kernel telling the server that you want to timeout. The server will clean
up whatever resources/operations are in progress on your behalf, then
unblock you.

  1. The TimerTimeout docs say:
    [[
    Instead of using these kernel calls directly, consider calling
    timer_timeout().
    ]]
    Why? Is it for POSIX compatibility?

Neither is POSIX, they just specify the time parameter differently –
timer_timeout() uses the, usually more familiar struct timespec
(seconds & nanoseconds) for the timeout, while TimerTimeout uses
64-bit nanoseconds.

The problem is that the timer_timeout() docs say:
[[
Caveats:
The timeout value starts timing out when timer_timeout() is called, not
when the blocking state is entered. It might be possible to get
preempted after calling timer_timeout() but before the blocking kernel call.
]]
but isn’t this the same problem that alarm() has? and isn’t this why we
should use timer_timeout() instead of alarm()?

If you use alarm(), and get pre-empted, and the signal hits before you
block, you will handle the signal, and then block, forever.

If you use a kernel timeout, and the timeout expires before you go to
block, the pending timeout will be remembered, and as you are about to
block you will fail to block and timeout immmediately.

See the difference?

(Also, with kernel timeouts you don’t have the annoyances of setting up
a handler for SIGALARM, and of clearing the alarm() afterwords if it
hasn’t fired. The timeout is automatically cleared on successful
kernel call completion.)

  1. Someone might suggest using signals instead, however, from the
    TimerTimeout documentation:
    [[
    Only SIGEV_UNBLOCK guarantees that the kernel call unblocks. A signal
    may be ignored, blocked, or accepted by another thread, and a pulse can
    only unblock a MsgReceivev().
    ]]
    Does this mean that even if I setup a signal, I am not guaranteed that
    it would unblock the read()?

Nope, I wouldn’t recommend signals instead. See above reason for alarm().

  1. Can I send an IO_READ message directly to the resource manager
    handling my device? Does anyone know how to do that?
    and wouldn’t that be the same as the code that read() implements?

That would be the same.

Basically read looks like:

int read( int fd, void *buf, ssize_t nbytes )
{
struct _io_read hdr;
hdr.type = IO_READ;
hdr.nbytes = nbytes;
hdr.xtype = 0;
return MsgSend(fd, &hdr, sizeof(hdr), buf, nbytes );
}

  1. When the timeout works, it returns EINTR and not (like the docs say)
    ETIMEDOUT. Am I doing something wrong?

No, you’re not doing anything wrong. The problem is the pulse that
notifies the server that you want to unblock does NOT have enough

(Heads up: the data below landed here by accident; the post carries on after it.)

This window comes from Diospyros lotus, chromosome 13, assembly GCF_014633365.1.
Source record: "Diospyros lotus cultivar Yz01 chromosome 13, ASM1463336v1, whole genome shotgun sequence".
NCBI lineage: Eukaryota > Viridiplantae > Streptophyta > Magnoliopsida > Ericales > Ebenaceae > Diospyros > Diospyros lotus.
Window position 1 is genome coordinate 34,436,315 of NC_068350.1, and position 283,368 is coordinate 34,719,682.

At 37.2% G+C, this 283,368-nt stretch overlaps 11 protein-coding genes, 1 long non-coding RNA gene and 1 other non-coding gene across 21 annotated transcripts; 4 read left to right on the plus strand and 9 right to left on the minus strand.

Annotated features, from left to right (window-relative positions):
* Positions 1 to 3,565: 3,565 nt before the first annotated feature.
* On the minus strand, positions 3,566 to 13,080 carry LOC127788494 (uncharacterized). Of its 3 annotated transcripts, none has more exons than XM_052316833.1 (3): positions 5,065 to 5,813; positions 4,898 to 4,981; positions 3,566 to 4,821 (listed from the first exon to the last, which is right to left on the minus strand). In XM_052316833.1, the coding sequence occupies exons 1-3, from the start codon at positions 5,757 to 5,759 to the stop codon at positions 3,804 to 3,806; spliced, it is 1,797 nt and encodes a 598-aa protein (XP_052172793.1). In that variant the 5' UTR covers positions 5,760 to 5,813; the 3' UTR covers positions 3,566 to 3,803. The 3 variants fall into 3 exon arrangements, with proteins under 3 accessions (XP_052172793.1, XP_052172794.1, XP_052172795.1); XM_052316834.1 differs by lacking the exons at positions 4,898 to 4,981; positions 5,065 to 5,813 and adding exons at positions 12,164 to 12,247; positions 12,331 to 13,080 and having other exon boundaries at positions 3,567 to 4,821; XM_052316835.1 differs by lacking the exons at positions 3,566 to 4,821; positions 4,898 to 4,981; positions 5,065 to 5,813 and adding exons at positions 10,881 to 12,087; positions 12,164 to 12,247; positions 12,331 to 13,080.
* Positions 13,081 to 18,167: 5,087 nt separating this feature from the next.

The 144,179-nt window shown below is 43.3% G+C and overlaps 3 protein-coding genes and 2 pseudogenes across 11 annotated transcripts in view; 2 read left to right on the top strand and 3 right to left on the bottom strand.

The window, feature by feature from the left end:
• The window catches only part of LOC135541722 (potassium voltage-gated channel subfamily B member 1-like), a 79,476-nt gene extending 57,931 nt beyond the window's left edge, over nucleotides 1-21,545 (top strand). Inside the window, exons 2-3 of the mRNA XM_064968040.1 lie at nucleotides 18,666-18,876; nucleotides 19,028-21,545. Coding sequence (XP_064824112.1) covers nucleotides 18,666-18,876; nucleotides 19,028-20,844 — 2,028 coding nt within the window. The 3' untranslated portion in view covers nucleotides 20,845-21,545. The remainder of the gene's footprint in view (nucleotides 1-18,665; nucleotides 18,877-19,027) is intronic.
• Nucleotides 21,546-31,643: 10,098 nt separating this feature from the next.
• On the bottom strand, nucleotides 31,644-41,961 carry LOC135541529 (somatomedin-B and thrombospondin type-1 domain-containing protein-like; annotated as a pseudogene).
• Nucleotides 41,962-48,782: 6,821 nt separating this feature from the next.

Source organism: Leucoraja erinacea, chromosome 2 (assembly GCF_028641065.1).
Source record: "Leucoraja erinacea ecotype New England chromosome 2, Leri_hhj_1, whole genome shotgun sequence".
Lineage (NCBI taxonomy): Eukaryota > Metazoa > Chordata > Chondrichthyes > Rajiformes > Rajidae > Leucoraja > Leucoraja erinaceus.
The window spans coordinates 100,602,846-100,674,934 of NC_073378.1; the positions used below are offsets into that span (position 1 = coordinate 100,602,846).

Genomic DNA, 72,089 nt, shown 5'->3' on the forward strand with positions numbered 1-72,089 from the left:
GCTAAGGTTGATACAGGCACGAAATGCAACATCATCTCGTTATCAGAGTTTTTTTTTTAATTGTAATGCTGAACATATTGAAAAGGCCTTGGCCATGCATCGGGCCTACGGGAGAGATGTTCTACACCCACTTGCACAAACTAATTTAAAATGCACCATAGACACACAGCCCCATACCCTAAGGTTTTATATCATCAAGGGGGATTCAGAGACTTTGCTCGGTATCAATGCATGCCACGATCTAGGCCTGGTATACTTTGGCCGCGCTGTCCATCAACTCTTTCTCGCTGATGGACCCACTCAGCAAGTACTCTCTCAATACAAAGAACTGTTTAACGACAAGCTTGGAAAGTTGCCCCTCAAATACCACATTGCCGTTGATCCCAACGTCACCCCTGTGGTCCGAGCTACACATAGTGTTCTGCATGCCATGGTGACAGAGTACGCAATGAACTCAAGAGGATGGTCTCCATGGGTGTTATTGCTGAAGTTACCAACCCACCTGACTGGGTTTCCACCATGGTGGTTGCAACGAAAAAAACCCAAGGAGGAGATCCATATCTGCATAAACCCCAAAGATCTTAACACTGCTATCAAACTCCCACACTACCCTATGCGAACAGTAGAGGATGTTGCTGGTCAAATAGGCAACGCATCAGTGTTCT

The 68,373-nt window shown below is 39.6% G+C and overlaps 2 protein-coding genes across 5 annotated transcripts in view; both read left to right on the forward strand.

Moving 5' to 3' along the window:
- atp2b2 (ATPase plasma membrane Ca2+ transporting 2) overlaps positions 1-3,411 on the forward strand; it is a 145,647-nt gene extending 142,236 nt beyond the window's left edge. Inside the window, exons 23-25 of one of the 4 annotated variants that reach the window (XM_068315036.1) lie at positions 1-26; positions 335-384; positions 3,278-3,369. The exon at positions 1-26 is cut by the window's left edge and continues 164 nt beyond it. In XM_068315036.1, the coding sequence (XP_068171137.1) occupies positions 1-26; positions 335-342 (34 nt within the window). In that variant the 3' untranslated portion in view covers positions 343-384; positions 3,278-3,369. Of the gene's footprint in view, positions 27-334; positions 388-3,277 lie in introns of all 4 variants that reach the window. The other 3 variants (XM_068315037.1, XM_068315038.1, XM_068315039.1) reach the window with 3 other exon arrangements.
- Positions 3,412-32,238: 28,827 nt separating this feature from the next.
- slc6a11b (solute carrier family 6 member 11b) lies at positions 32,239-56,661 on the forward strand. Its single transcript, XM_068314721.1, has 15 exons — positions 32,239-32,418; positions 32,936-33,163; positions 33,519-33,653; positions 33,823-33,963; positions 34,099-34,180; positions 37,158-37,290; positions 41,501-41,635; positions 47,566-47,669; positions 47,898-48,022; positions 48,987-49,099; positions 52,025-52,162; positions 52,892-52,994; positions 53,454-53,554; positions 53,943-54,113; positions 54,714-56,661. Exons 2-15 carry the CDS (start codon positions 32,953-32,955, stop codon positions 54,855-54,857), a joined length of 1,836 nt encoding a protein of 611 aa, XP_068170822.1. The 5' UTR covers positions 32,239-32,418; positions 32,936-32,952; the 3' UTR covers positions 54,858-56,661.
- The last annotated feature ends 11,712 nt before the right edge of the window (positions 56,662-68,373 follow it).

space to tell the server WHY you want to unblock, yet the server still
has to pick an errno for failing your read() (or other blocking call).
Generally, they always pick EINTR. I think I’ve got a docs PR outstanding
against this.

-David

David Gibbs
QNX Training Services
dagibbs@qnx.com

So why does my code work sometimes, and other times the read() blocks
forever?

If I am guaranteed that the read() will issue a MsgSend, then the
MsgSend should unblock when the timeout expires and the read() should
return. How come my thread becomes REPLY-blocked forever?

“Alain Achkar” <js@simplytech.com> wrote in message
news:d5b828$olu$1@inn.qnx.com

So why does my code work sometimes, and other times the read() blocks
forever?

If I am guaranteed that the read() will issue a MsgSend, then the MsgSend
should unblock when the timeout expires and the read() should return. How
come my thread becomes REPLY-blocked forever?

Are you sure it’s blocked in that read()?

Alain Achkar <js@simplytech.com> wrote:

So why does my code work sometimes, and other times the read() blocks
forever?

Without seeing your code, it is really hard to say.

For instance:

TimerTimeout()
printf(“the next read will be time-limitted\n”);
read();

Will not timeout the read.

If I am guaranteed that the read() will issue a MsgSend, then the
MsgSend should unblock when the timeout expires and the read() should
return. How come my thread becomes REPLY-blocked forever?

You don’t have things coded properly, or you’re REPLY blocked in
some other call than that read().

-David

David Gibbs
QNX Training Services
dagibbs@qnx.com

Alain Achkar wrote:

[I am running QNX6.3.0 SP1 for x86 on VMWare 4.5.2 without vmtoold ]

Don’t expect real-time performance. VMware does not have
the scheduler responsiveness QNX does, and you’re at the
mercy of VMware. Other than for debug or out of curiosity,
this probably isn’t all that useful.

I want to timeout on a read() function call. Here’s my code:

It will work, but “select” is probably preferable.

For serial ports, note that there’s “readcond”, and
you can also set timeouts via IO control functions.
This may be more efficient than blasting your way out
of the read call with TimerTimeout.

John Nagle
Team Overbot